It is always the best policy to tell the truth, unless, of course, you are an exceptionally good liar - Jerome K. Jerome
A GLOBAL POLICING ROLE for Internet service providers (ISPs) has been deleted from the latest Anti Counterfeiting Trade Agreement (ACTA) draft leaked onto the world wide web.
The progress of the ACTA treaty deliberations has regularly been leaked online with nearly every working draft getting an airing. This time a rights organisation called the Knowledge Ecology International (KEI) is hosting a PDF of the latest draft after a round of talks in Washington. Previous versions have been confirmed so there's little reason to doubt the veracity of this story.
There are several changes in the latest draft that, against all odds, look like they weren't ghost-written by media content providers. These include omission of the feared three strikes ban and, best of all, ISP's aren't required to monitor the Internet and their subscribers like unpaid enforcers for the music and film cartels. They will remain as communications service providers and will not be your friendly neighbourhood rozzers.
We reported on amendments to the three strikes proposal in April after version eight of the draft was leaked online. The proposal's updated amendments to three strikes struck a blow against the copyright cartels' designs and the proposals enshrined in the UK's Digital Economy Act.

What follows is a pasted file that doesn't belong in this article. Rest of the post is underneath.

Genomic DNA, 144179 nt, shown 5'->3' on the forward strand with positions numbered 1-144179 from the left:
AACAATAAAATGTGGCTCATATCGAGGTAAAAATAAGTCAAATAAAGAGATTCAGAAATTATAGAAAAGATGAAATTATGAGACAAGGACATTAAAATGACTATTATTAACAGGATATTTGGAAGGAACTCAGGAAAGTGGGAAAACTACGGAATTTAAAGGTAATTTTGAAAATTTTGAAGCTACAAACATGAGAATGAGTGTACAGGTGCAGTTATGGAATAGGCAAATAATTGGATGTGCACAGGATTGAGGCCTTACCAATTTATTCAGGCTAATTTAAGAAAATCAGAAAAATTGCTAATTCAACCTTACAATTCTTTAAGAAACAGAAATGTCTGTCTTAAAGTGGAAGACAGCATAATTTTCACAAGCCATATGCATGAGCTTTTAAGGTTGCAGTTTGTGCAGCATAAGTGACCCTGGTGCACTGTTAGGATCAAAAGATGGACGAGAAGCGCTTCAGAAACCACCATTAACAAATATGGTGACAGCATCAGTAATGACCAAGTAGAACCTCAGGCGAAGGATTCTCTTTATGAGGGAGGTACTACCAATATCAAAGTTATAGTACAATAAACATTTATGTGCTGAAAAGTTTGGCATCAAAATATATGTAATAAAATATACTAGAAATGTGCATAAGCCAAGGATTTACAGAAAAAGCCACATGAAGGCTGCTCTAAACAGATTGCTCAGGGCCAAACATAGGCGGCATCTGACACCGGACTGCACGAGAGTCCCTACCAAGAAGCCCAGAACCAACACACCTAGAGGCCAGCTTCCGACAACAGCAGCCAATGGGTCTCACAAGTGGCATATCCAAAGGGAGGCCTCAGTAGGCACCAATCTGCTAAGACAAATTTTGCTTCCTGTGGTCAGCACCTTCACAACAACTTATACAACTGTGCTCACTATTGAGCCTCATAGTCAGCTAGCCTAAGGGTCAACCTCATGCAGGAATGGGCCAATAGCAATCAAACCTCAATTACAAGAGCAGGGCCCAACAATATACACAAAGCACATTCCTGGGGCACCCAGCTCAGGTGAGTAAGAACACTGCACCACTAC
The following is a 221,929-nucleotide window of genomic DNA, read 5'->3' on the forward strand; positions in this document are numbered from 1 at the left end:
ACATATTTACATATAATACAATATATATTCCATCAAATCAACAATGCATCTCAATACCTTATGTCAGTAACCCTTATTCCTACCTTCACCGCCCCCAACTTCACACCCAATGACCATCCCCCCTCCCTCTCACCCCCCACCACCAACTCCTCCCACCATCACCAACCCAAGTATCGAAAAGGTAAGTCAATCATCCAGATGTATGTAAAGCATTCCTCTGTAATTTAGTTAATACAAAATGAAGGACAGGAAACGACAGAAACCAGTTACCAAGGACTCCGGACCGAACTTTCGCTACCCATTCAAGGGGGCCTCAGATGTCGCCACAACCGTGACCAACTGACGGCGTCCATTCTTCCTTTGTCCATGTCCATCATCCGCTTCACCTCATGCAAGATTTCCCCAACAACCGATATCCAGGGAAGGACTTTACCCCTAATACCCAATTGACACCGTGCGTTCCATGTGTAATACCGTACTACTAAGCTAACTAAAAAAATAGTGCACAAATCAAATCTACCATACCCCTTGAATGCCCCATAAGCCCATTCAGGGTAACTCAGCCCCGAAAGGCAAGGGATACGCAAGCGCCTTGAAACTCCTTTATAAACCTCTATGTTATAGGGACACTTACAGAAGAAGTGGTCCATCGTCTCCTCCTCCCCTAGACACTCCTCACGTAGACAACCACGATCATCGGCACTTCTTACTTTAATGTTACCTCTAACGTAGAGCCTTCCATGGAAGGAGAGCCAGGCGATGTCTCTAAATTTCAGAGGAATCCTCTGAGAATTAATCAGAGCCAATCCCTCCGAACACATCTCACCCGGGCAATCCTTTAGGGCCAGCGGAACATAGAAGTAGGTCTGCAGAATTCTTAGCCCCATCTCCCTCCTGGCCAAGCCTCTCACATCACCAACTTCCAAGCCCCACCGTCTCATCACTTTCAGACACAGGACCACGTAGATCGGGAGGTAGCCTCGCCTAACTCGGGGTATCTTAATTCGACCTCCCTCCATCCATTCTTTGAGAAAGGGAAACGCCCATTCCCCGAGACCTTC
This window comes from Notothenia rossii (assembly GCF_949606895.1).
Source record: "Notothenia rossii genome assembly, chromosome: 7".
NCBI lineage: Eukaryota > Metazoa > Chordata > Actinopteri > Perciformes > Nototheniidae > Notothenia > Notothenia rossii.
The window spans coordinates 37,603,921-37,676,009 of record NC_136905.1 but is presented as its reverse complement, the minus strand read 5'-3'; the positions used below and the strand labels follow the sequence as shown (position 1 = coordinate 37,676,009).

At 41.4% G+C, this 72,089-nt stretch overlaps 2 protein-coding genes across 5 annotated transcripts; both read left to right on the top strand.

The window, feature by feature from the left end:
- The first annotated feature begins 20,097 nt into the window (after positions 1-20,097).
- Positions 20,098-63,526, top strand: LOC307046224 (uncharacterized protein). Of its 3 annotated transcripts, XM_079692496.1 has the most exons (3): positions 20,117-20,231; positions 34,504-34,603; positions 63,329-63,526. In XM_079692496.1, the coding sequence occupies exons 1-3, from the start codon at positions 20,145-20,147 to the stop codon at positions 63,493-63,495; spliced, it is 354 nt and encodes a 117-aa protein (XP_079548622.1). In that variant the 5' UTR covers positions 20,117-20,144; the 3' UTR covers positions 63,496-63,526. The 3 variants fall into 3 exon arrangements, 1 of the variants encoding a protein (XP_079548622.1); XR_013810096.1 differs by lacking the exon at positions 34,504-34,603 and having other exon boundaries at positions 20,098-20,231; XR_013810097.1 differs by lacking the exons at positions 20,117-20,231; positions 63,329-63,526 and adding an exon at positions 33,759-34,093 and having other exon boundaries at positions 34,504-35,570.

KEI's leaked ACTA draft now completely omits the three strikes proposal, removing the call for ISPs to cut off Internet services to alleged persistent filesharers based on mere accusations.
The draft also removes provisions that would have imposed third-party liability on websites, service providers and others. New Zealand intellectual property lawyer and blogger Rick Shera noted that the ACTA draft has removed third party liability on ISPs.
"As was rumoured, the text does indeed appear to remove most, if not all, requirements for treaty countries to impose third party liability on ISPs and other third party providers.
"Since that has been removed, there is consequently also no need to enumerate the typical Digital Millennium Copyright Act (DMCA) safe harbours," he wrote.
The draft is rife with bracketed text of proposed changes, which indicates that a lot of content is still up for discussion. However, the general tenor of the ACTA proposals suggests that most parties are reaching a consensus on an agreement that doesn't impose draconian rules dictated by the media content industries.
The next round of talks is due to take place in Tokyo so we'll be expecting another leaked draft then. µ
Sign up for INQbot – a weekly roundup of the best from the INQ